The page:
Since my arrival in QC, the most noticeable difference from back in Norrköping are the sounds and smells that literally envelop you here. The smells of the city seem just so much more intense, just like on a hot Swedish summer. They are dog smells, exhaust smells, food smells, shampooed hair smells. With houses tight next to each other, our backyard neighbors literally have to remove their laundry from the drying line when the ones beside them fry chicken. Of course QC-folk are used to living this tightly, but one of the things I just can’t help noticing after living in Norrköping for quite a while now is that it’s never ever quiet anywhere here. I hear what the neighbors are playing on the radio in the evenings, and I hear ringing doorbells, street vendors, barking dogs and air conditioner hums in the distance as I go to sleep. I’m two minds about this. On the other hand, I’m used to it and I seem to be able to filter the sounds off when I want to. In my mind, I think the sound pollution is bothersome and unhealthy, but I’m afraid in my heart that I might go home to the quiet of my bedroom at home in Sweden and miss having sounds of people in movement around me. Maybe, maybe not.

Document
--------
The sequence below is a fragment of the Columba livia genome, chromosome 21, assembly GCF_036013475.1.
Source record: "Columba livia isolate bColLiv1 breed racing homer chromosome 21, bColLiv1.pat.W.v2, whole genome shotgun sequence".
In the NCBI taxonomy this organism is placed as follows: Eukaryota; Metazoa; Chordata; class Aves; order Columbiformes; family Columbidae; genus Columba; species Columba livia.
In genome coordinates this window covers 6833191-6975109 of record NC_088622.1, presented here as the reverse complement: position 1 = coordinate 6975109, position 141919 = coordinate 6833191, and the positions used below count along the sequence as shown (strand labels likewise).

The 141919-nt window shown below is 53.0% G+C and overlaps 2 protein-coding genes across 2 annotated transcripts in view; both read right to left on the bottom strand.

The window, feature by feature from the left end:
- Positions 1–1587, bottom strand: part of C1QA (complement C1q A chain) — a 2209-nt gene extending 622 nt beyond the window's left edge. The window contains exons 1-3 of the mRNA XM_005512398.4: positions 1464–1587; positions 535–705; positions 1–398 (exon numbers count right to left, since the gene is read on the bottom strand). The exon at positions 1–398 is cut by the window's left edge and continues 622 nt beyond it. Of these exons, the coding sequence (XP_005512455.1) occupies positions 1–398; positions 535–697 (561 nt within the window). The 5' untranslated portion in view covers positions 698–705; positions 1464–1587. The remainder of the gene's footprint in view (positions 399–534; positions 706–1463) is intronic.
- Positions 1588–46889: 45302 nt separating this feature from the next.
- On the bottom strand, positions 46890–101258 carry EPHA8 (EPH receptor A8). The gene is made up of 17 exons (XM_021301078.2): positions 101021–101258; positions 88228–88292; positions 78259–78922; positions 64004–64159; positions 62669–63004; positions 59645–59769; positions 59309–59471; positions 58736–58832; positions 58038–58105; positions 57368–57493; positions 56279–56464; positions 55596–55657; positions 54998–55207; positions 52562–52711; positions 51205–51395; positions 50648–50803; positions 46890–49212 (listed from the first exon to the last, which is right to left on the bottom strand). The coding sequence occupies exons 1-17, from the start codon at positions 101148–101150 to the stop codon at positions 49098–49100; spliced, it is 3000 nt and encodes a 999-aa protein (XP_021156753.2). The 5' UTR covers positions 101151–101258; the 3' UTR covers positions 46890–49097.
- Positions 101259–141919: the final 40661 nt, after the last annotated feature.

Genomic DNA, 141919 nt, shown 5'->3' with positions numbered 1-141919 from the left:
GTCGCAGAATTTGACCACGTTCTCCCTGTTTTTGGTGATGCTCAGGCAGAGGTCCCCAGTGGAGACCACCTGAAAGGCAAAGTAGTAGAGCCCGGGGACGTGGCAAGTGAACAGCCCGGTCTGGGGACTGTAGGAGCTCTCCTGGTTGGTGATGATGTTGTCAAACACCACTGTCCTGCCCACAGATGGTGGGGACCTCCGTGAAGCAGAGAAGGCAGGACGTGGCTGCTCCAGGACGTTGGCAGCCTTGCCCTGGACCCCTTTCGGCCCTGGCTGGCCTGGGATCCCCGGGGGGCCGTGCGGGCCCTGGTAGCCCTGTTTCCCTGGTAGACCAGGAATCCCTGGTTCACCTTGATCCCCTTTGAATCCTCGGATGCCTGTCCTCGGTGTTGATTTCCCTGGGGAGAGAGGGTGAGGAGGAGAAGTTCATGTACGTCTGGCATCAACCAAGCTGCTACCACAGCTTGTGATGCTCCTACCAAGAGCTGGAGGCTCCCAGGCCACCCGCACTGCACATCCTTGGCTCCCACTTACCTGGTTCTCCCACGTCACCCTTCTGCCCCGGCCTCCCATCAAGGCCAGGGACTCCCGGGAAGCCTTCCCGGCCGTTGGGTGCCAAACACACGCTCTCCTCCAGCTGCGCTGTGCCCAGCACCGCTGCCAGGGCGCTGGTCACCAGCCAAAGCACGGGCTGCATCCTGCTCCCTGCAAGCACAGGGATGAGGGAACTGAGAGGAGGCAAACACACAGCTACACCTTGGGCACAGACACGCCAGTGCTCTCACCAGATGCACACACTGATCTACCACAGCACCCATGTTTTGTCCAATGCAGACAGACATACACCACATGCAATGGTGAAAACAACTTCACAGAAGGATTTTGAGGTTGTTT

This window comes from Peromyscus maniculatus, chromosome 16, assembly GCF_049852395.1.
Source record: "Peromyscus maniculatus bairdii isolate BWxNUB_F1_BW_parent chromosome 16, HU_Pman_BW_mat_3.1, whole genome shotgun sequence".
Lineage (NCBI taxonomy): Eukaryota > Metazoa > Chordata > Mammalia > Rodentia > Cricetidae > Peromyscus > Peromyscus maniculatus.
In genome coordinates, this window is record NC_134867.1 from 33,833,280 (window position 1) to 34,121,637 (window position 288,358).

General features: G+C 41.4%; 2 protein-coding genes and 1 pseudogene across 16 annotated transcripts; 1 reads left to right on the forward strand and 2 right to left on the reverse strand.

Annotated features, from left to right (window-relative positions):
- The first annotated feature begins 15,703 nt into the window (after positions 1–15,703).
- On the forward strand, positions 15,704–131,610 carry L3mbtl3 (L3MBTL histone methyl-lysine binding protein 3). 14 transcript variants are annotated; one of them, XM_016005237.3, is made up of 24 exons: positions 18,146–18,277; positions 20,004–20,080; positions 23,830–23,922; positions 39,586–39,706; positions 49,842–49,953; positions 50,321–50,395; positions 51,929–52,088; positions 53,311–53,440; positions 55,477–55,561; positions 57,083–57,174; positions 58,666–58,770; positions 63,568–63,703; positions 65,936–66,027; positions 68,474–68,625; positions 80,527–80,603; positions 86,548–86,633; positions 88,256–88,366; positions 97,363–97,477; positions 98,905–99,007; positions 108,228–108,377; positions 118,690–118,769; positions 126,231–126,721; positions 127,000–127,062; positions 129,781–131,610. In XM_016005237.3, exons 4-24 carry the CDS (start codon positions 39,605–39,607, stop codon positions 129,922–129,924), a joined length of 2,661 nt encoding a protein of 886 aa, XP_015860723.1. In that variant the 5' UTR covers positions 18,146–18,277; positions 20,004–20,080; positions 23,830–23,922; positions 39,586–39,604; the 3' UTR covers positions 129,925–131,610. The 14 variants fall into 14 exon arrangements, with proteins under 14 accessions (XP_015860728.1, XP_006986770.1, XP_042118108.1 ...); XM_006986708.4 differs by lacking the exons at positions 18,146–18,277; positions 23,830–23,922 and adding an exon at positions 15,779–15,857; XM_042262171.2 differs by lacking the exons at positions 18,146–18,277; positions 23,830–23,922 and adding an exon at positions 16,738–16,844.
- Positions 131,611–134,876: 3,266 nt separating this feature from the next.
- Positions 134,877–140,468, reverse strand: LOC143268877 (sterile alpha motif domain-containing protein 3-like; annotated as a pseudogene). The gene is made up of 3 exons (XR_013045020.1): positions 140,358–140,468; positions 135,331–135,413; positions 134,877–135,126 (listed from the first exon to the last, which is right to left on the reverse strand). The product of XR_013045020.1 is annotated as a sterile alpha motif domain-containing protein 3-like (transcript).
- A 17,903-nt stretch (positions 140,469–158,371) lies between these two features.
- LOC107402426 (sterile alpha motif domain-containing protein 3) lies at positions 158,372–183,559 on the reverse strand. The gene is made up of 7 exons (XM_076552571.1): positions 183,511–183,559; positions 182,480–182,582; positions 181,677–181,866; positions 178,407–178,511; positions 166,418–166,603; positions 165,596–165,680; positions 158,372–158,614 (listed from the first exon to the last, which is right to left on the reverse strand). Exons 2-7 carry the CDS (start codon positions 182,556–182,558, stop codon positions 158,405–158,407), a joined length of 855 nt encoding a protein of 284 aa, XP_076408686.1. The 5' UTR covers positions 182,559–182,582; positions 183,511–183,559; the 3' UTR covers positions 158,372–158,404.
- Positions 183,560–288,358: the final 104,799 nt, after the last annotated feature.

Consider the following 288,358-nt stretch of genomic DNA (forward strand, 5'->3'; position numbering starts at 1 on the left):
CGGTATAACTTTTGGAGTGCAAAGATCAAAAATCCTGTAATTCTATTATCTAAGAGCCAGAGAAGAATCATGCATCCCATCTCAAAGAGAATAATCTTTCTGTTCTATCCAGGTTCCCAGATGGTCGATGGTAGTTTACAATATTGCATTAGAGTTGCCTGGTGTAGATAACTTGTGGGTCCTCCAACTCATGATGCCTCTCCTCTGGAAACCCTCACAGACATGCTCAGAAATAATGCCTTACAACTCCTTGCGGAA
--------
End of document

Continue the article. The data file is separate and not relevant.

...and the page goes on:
The banana plant just outside our window, with bananas and a banana flower

The most intrusive and occasionally annoying sounds are however not in one’s own neighborhood but out in the shopping malls, where lights and sounds and signs from all directions all try to catch a fraction of the buyer’s attention span. The sound barrage already begins upon entering the mall. More often than not, the entrances are equipped with metal detectors that beep (of course!) for every single passing person, ca. once every two seconds. Everyone’s bag gets a cursory “check up” by the security guards who shout you a welcome greeting, and it’s all sounds and lights from there on. “WELCOME TO [STORE NAME]!!!”, “MA’AM, BUY [PRODUCT]!!”, “SPECIAL PROMO!”, “MA’AM, BROCHURE FOR [NEW BUILDING] FOR INVESTMENT!”, “THANK YOU, COME AGAIIIN!”. This is besides the sound made by shoppers themselves. And above all this, there is a radio, often blaring because the mall’s own station sells ad space. The sales people are often friendly and you rarely bump into anyone even in a crowd, but the loud sounds are everywhere. Thankfully I could ask a mall restaurant waiter to turn down the volume when it got so bad that I couldn’t even here what dad was saying across the table. People have to talk so loud here, I remember how I used to (and sometimes still do) have to ask Swedes to say things twice to me when they talk too softly.